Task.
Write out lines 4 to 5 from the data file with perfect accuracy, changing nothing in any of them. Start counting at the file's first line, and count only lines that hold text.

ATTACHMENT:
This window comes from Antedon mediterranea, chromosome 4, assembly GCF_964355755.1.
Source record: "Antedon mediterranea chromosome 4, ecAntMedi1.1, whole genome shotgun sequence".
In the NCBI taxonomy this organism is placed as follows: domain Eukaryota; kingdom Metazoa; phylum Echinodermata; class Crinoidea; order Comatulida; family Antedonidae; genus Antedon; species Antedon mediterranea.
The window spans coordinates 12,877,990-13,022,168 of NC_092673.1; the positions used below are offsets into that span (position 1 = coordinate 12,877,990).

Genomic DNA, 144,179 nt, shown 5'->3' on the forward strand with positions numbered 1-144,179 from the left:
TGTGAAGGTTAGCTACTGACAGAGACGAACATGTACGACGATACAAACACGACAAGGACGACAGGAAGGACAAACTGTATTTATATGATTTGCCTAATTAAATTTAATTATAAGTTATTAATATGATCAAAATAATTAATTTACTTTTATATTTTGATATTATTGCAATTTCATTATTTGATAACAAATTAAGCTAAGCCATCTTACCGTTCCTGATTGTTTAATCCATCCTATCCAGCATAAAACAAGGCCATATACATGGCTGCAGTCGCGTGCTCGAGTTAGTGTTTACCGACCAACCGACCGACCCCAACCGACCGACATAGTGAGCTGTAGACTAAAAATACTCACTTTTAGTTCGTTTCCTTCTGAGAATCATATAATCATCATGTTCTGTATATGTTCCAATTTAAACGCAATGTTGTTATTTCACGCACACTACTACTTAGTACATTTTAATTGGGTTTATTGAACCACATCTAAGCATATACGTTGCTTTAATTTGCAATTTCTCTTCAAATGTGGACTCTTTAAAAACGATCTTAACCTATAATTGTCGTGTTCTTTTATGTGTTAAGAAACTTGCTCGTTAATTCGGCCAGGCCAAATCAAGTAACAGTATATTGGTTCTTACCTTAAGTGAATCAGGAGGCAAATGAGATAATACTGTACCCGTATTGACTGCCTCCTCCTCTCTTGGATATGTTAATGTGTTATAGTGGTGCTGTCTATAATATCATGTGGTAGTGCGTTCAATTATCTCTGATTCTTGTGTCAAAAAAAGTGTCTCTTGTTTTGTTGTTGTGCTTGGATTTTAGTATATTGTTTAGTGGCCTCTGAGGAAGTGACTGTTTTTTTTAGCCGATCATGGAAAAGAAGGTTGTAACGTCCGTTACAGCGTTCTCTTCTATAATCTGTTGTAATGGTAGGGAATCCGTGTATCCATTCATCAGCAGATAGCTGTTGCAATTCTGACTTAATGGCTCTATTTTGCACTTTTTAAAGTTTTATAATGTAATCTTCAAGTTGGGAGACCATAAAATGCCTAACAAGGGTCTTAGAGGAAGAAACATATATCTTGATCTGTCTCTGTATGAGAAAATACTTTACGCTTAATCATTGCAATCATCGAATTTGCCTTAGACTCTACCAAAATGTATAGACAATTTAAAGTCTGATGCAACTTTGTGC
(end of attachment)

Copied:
The window spans coordinates 12,877,990-13,022,168 of NC_092673.1; the positions used below are offsets into that span (position 1 = coordinate 12,877,990).

Genomic DNA, 144,179 nt, shown 5'->3' on the forward strand with positions numbered 1-144,179 from the left: